Shares rose on Thursday on Wall Street, bolstered by a better-than-expected labor market report and upbeat merchandise trade data from China.
By Peter Martin
Thursday, May 8, 2014
The fillip in the stock market pushed the Dow Jones Industrial Average beyond its record closing price that was set at the end of last month. China’s merchandise trade surplus came in at $18.46 billion for April, rising $7.72 billion from March, which was just slightly higher than had been expected. Expectations for that rise, though, had been based on forecasts of declines in both imports and exports, which proved to be off the mark as exports grew 0.9% on the year, including a 12.0% jump in exports to the US, while imports rose 0.8%. There have been some worries in recent months over a slowing in the Chinese economy, but this latest data set should provide some reassurance that the global economy is stoking external demand and providing support to China’s growth.
On the domestic front, initial jobless claims fell 26,000 last week to 319,000, coming in comfortably below the consensus estimate, which had pointed to 330,000. This is another piece of evidence that the jobs market is shaking off the adverse effects of the winter freeze, though the four-week moving average drifted higher to 324,750 from 320,250 in the week prior. By late morning in New York the leading stock index benchmarks had moved higher, with the S&P 500 index gaining 0.52% to 1888.1, while the DJIA rose 0.42% or 68 points to 16,587. The NASDAQ 100, which struggled yesterday while the S&P and Dow Jones climbed, advanced 0.95% today to 3579.7.
Interest rate decisions from two major central banks have been attracting the attention of forex traders this morning. The euro retreated from a two-and-a-half-year high after European Central Bank (ECB) President Mario Draghi re-iterated concerns over the strength of the shared currency in his press conference following the latest unchanged rate decision for the eurozone. Mr Draghi intimated that action could be taken by the ECB at its June meeting. ‘The Governing Council is comfortable with acting next time, but before we want to see the staff projections that will come out in the early June,’ he said, adding that the strength of the euro alongside low inflation is ‘cause for serious concern.’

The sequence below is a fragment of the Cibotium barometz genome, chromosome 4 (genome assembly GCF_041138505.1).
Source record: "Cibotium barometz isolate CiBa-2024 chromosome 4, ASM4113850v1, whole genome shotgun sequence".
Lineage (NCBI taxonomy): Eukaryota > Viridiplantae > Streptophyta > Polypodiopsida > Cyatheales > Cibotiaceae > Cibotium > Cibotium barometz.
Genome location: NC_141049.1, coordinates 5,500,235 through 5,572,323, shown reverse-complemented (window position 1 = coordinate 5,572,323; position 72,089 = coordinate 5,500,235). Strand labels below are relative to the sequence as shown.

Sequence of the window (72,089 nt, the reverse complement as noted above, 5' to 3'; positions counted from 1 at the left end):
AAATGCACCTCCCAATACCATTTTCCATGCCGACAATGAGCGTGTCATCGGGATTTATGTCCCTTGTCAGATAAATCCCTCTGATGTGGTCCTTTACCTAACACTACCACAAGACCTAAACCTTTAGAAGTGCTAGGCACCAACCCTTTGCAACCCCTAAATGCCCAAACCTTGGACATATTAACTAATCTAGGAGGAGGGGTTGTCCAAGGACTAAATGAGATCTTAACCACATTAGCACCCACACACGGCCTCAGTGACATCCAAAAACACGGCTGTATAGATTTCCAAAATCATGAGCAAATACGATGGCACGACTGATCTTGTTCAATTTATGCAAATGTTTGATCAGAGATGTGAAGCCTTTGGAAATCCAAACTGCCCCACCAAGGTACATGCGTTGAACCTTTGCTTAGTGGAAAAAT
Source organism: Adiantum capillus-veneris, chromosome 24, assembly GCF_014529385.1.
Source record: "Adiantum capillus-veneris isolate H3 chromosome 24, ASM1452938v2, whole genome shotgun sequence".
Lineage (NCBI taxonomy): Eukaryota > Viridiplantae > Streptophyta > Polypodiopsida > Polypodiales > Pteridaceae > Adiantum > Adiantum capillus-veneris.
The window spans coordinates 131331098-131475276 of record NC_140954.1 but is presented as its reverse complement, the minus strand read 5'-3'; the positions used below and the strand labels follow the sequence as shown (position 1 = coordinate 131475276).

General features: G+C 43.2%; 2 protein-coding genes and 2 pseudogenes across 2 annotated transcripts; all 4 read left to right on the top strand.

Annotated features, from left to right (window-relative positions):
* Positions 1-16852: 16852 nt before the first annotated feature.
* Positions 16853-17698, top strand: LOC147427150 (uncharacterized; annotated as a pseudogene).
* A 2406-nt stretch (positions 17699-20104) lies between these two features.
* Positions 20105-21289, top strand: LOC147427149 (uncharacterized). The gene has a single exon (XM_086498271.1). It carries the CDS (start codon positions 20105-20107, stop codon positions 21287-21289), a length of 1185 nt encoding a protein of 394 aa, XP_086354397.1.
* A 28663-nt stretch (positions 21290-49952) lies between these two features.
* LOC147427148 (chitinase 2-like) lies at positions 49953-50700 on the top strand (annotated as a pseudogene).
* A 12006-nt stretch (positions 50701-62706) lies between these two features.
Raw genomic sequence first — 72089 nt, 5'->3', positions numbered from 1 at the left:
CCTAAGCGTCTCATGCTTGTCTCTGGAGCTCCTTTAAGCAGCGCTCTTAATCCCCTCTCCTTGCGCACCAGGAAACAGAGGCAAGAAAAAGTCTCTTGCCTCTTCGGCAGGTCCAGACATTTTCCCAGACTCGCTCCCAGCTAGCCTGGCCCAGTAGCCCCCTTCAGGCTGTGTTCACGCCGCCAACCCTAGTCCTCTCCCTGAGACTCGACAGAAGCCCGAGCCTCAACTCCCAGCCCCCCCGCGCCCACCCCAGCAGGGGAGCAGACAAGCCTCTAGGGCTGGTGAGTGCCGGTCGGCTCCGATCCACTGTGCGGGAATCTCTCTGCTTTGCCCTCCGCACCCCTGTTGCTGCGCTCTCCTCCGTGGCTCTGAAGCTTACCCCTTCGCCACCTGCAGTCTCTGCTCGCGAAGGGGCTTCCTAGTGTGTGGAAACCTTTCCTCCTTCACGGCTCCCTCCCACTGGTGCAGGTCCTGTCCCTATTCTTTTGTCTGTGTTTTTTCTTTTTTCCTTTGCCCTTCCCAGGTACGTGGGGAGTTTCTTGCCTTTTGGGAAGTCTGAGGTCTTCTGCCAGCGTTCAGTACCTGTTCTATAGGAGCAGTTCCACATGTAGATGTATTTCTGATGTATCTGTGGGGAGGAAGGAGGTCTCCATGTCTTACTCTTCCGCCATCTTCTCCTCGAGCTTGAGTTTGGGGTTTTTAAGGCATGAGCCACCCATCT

EUR/USD had risen as high as 1.3993 earlier today, the highest level since October 2011, before sinking to 1.3865, down 0.33% on the day. The British pound was largely unchanged against the dollar by midday in New York, following the Bank of England’s decision earlier in the session to maintain its benchmark rate at a record low of 0.5% while making no change to its quantitative easing program. While widely expected, the decision did come hot on the heels of a warning from the Organization for Economic Co-operation (OECD) that UK house prices ‘significantly exceed long-term averages relative to rents and household incomes’ and that any tightening in monetary policy should ‘be accompanied by timely prudential measures to address the risks of excessive house price inflation’. Aside from house prices, though, the UK shows few inflationary pressures, giving Governor Mark Carney latitude to focus on the slack in the economy and keep rates low, at least for the time being.
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